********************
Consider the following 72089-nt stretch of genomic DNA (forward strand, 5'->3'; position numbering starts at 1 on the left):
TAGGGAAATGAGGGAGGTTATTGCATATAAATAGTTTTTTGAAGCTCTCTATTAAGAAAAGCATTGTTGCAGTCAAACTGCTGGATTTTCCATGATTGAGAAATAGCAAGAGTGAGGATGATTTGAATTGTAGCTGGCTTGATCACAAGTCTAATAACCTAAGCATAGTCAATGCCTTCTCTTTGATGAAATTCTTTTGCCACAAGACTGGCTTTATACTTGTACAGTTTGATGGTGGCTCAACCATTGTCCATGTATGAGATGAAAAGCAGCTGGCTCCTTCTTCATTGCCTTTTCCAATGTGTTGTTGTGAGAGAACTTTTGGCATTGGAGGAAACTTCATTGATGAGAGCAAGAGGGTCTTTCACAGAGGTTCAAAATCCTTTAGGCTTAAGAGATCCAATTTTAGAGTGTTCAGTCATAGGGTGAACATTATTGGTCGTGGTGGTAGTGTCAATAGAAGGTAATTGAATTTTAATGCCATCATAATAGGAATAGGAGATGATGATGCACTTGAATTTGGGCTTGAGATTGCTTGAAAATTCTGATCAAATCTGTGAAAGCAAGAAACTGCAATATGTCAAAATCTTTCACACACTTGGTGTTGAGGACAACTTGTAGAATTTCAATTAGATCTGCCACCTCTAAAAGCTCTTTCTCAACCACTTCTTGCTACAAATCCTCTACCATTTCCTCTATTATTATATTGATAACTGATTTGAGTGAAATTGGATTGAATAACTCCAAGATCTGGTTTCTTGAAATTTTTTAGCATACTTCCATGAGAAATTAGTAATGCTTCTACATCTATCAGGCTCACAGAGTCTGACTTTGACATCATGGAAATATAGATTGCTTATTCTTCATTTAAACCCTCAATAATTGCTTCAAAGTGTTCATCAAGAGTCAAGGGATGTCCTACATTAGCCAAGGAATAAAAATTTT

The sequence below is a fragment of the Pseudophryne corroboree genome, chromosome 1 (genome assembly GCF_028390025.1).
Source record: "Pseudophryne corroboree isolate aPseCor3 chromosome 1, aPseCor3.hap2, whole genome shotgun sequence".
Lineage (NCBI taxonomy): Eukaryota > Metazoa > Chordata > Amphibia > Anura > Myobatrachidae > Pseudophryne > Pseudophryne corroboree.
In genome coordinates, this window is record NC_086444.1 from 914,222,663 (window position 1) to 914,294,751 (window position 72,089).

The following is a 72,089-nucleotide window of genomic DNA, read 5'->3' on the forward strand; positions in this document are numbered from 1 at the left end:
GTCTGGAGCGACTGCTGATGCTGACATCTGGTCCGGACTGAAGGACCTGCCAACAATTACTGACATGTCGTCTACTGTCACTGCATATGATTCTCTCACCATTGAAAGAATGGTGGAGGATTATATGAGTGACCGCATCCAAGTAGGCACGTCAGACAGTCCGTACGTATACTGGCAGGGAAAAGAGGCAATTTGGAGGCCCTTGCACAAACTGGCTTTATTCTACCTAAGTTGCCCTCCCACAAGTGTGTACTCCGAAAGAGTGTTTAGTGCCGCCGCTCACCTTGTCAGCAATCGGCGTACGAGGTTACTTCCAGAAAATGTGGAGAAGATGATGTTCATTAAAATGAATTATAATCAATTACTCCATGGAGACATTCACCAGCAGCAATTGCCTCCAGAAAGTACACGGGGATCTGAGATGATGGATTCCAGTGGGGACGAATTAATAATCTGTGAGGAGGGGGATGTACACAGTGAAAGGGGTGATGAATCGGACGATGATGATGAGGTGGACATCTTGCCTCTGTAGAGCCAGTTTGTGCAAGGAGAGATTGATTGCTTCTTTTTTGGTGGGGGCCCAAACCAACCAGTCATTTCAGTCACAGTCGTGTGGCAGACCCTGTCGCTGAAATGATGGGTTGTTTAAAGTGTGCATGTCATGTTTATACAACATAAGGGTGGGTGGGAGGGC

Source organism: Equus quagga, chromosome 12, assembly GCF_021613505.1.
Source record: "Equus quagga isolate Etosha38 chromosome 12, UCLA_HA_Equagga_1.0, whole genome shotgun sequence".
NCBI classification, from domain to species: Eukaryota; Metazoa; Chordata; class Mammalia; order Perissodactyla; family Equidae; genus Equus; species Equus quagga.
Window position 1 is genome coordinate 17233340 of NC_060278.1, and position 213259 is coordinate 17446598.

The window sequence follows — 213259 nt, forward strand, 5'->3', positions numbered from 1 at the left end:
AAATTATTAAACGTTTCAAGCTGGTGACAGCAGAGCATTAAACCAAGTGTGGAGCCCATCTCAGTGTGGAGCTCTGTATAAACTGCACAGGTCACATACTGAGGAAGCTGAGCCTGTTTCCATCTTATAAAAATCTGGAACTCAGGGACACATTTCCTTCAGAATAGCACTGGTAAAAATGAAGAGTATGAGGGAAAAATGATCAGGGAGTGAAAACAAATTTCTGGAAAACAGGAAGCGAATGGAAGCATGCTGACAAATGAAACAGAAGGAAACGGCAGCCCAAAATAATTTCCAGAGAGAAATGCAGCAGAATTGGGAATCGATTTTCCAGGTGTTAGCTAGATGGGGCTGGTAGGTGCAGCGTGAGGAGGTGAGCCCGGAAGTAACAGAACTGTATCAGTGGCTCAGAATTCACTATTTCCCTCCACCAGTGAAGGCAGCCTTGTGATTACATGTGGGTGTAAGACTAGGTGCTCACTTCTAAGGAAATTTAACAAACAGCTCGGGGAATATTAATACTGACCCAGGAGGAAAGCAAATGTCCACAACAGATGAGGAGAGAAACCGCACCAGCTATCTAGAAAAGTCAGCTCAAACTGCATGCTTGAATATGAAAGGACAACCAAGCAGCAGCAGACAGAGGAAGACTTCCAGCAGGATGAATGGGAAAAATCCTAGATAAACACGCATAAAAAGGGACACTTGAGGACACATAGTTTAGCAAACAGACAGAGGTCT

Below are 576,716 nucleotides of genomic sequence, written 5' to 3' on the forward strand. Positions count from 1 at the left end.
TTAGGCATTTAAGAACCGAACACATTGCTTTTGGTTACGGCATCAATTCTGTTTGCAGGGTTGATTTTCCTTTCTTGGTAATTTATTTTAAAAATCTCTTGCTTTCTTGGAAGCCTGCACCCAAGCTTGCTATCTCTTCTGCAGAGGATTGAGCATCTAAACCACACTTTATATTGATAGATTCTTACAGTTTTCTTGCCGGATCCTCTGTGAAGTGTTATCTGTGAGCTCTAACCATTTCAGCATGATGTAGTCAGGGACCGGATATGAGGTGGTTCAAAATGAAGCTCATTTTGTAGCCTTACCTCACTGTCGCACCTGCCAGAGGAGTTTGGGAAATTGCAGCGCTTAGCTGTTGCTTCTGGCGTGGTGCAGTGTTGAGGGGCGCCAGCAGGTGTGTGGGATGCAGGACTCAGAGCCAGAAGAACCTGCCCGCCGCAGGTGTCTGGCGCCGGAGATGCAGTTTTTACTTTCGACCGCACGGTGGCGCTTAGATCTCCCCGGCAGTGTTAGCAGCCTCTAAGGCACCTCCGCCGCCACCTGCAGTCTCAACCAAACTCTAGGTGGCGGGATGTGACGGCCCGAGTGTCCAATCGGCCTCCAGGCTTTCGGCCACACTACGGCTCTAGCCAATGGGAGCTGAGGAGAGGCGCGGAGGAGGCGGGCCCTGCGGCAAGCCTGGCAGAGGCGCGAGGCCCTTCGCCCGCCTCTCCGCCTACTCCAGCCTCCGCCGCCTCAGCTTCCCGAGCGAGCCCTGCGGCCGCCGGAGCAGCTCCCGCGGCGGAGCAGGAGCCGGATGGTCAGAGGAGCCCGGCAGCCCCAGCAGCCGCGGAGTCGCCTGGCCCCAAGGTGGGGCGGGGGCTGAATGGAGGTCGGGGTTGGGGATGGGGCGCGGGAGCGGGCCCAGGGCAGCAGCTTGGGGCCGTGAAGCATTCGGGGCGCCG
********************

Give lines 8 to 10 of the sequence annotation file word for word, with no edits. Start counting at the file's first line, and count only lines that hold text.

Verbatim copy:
GTCTGGAGCGACTGCTGATGCTGACATCTGGTCCGGACTGAAGGACCTGCCAACAATTACTGACATGTCGTCTACTGTCACTGCATATGATTCTCTCACCATTGAAAGAATGGTGGAGGATTATATGAGTGACCGCATCCAAGTAGGCACGTCAGACAGTCCGTACGTATACTGGCAGGGAAAAGAGGCAATTTGGAGGCCCTTGCACAAACTGGCTTTATTCTACCTAAGTTGCCCTCCCACAAGTGTGTACTCCGAAAGAGTGTTTAGTGCCGCCGCTCACCTTGTCAGCAATCGGCGTACGAGGTTACTTCCAGAAAATGTGGAGAAGATGATGTTCATTAAAATGAATTATAATCAATTACTCCATGGAGACATTCACCAGCAGCAATTGCCTCCAGAAAGTACACGGGGATCTGAGATGATGGATTCCAGTGGGGACGAATTAATAATCTGTGAGGAGGGGGATGTACACAGTGAAAGGGGTGATGAATCGGACGATGATGATGAGGTGGACATCTTGCCTCTGTAGAGCCAGTTTGTGCAAGGAGAGATTGATTGCTTCTTTTTTGGTGGGGGCCCAAACCAACCAGTCATTTCAGTCACAGTCGTGTGGCAGACCCTGTCGCTGAAATGATGGGTTGTTTAAAGTGTGCATGTCATGTTTATACAACATAAGGGTGGGTGGGAGGGC

Source organism: Equus quagga, chromosome 12, assembly GCF_021613505.1.
Source record: "Equus quagga isolate Etosha38 chromosome 12, UCLA_HA_Equagga_1.0, whole genome shotgun sequence".